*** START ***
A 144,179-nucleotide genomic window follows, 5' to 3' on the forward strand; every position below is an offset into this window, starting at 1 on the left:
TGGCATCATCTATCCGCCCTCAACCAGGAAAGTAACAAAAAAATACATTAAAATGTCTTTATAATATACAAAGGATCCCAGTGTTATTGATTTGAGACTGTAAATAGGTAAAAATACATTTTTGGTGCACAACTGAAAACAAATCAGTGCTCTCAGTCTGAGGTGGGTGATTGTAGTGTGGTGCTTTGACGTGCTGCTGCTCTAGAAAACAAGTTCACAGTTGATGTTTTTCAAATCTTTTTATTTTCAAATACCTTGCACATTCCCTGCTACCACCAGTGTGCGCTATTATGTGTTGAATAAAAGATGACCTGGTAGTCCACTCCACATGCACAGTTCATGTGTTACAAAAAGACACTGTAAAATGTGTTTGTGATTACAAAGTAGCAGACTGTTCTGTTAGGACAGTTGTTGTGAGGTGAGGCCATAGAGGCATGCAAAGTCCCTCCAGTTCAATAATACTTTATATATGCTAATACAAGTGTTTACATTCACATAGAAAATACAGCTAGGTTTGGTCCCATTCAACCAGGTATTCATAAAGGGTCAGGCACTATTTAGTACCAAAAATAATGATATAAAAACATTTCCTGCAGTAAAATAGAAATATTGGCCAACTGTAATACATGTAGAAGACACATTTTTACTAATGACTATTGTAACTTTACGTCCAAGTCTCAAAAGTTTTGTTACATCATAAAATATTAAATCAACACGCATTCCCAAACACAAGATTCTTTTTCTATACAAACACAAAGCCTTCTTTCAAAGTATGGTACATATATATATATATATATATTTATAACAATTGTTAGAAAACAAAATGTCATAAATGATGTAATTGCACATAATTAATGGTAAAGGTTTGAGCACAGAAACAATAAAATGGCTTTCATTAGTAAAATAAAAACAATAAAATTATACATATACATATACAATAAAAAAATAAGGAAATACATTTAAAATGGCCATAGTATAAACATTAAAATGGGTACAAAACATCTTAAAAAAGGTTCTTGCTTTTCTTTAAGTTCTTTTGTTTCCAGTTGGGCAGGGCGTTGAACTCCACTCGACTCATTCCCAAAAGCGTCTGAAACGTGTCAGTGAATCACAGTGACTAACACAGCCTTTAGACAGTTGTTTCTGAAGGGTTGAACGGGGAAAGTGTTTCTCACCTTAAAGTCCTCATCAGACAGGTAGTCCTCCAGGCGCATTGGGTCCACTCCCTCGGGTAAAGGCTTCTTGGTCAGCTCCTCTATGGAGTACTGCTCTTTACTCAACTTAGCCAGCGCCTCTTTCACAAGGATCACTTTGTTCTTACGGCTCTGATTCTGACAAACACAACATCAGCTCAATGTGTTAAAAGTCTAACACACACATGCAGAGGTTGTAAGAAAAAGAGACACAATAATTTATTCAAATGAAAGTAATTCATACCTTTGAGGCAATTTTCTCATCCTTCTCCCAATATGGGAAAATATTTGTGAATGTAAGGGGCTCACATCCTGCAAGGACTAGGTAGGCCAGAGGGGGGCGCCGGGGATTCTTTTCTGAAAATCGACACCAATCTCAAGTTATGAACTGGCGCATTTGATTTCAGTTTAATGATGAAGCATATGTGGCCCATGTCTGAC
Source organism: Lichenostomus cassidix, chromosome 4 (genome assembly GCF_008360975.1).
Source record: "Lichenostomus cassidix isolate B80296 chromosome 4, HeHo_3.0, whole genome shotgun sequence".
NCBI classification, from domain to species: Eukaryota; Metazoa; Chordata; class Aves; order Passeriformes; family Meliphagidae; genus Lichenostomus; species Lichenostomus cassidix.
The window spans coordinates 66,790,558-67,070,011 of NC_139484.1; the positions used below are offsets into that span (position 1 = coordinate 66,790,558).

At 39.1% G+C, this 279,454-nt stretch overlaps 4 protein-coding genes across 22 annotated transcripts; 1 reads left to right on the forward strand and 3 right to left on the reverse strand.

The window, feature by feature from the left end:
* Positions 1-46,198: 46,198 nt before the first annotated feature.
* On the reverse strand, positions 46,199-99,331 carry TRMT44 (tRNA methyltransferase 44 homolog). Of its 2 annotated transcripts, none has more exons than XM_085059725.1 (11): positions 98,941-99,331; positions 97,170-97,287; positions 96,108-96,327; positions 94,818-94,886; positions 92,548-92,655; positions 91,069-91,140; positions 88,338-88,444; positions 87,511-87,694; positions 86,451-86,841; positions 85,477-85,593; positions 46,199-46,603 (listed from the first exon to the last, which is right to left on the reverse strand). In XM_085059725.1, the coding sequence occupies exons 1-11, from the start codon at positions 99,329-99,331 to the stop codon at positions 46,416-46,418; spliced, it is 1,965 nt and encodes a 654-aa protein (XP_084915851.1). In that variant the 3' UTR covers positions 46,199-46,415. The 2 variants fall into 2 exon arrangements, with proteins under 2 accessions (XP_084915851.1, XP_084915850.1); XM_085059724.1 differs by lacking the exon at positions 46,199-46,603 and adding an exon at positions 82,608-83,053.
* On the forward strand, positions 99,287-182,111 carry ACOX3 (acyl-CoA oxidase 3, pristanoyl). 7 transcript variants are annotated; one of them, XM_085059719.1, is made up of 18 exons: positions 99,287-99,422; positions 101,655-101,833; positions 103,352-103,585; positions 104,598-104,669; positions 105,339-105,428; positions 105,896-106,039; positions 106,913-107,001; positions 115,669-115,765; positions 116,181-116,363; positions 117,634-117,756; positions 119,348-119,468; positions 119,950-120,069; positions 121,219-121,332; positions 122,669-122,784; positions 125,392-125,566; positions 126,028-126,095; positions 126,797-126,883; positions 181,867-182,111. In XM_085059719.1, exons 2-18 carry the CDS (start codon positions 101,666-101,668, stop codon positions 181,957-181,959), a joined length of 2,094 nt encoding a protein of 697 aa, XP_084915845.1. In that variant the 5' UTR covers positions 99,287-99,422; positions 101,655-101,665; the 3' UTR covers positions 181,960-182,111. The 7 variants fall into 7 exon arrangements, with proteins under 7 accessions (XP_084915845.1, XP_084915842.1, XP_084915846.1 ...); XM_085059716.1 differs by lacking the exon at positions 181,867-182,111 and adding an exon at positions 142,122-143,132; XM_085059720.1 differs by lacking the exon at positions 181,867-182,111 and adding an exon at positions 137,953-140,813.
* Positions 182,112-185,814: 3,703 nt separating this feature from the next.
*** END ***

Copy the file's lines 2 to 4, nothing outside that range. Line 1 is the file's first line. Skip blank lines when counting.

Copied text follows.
TGGCATCATCTATCCGCCCTCAACCAGGAAAGTAACAAAAAAATACATTAAAATGTCTTTATAATATACAAAGGATCCCAGTGTTATTGATTTGAGACTGTAAATAGGTAAAAATACATTTTTGGTGCACAACTGAAAACAAATCAGTGCTCTCAGTCTGAGGTGGGTGATTGTAGTGTGGTGCTTTGACGTGCTGCTGCTCTAGAAAACAAGTTCACAGTTGATGTTTTTCAAATCTTTTTATTTTCAAATACCTTGCACATTCCCTGCTACCACCAGTGTGCGCTATTATGTGTTGAATAAAAGATGACCTGGTAGTCCACTCCACATGCACAGTTCATGTGTTACAAAAAGACACTGTAAAATGTGTTTGTGATTACAAAGTAGCAGACTGTTCTGTTAGGACAGTTGTTGTGAGGTGAGGCCATAGAGGCATGCAAAGTCCCTCCAGTTCAATAATACTTTATATATGCTAATACAAGTGTTTACATTCACATAGAAAATACAGCTAGGTTTGGTCCCATTCAACCAGGTATTCATAAAGGGTCAGGCACTATTTAGTACCAAAAATAATGATATAAAAACATTTCCTGCAGTAAAATAGAAATATTGGCCAACTGTAATACATGTAGAAGACACATTTTTACTAATGACTATTGTAACTTTACGTCCAAGTCTCAAAAGTTTTGTTACATCATAAAATATTAAATCAACACGCATTCCCAAACACAAGATTCTTTTTCTATACAAACACAAAGCCTTCTTTCAAAGTATGGTACATATATATATATATATATATTTATAACAATTGTTAGAAAACAAAATGTCATAAATGATGTAATTGCACATAATTAATGGTAAAGGTTTGAGCACAGAAACAATAAAATGGCTTTCATTAGTAAAATAAAAACAATAAAATTATACATATACATATACAATAAAAAAATAAGGAAATACATTTAAAATGGCCATAGTATAAACATTAAAATGGGTACAAAACATCTTAAAAAAGGTTCTTGCTTTTCTTTAAGTTCTTTTGTTTCCAGTTGGGCAGGGCGTTGAACTCCACTCGACTCATTCCCAAAAGCGTCTGAAACGTGTCAGTGAATCACAGTGACTAACACAGCCTTTAGACAGTTGTTTCTGAAGGGTTGAACGGGGAAAGTGTTTCTCACCTTAAAGTCCTCATCAGACAGGTAGTCCTCCAGGCGCATTGGGTCCACTCCCTCGGGTAAAGGCTTCTTGGTCAGCTCCTCTATGGAGTACTGCTCTTTACTCAACTTAGCCAGCGCCTCTTTCACAAGGATCACTTTGTTCTTACGGCTCTGATTCTGACAAACACAACATCAGCTCAATGTGTTAAAAGTCTAACACACACATGCAGAGGTTGTAAGAAAAAGAGACACAATAATTTATTCAAATGAAAGTAATTCATACCTTTGAGGCAATTTTCTCATCCTTCTCCCAATATGGGAAAATATTTGTGAATGTAAGGGGCTCACATCCTGCAAGGACTAGGTAGGCCAGAGGGGGGCGCCGGGGATTCTTTTCTGAAAATCGACACCAATCTCAAGTTATGAACTGGCGCATTTGATTTCAGTTTAATGATGAAGCATATGTGGCCCATGTCTGAC
Source organism: Lichenostomus cassidix, chromosome 4 (genome assembly GCF_008360975.1).
Source record: "Lichenostomus cassidix isolate B80296 chromosome 4, HeHo_3.0, whole genome shotgun sequence".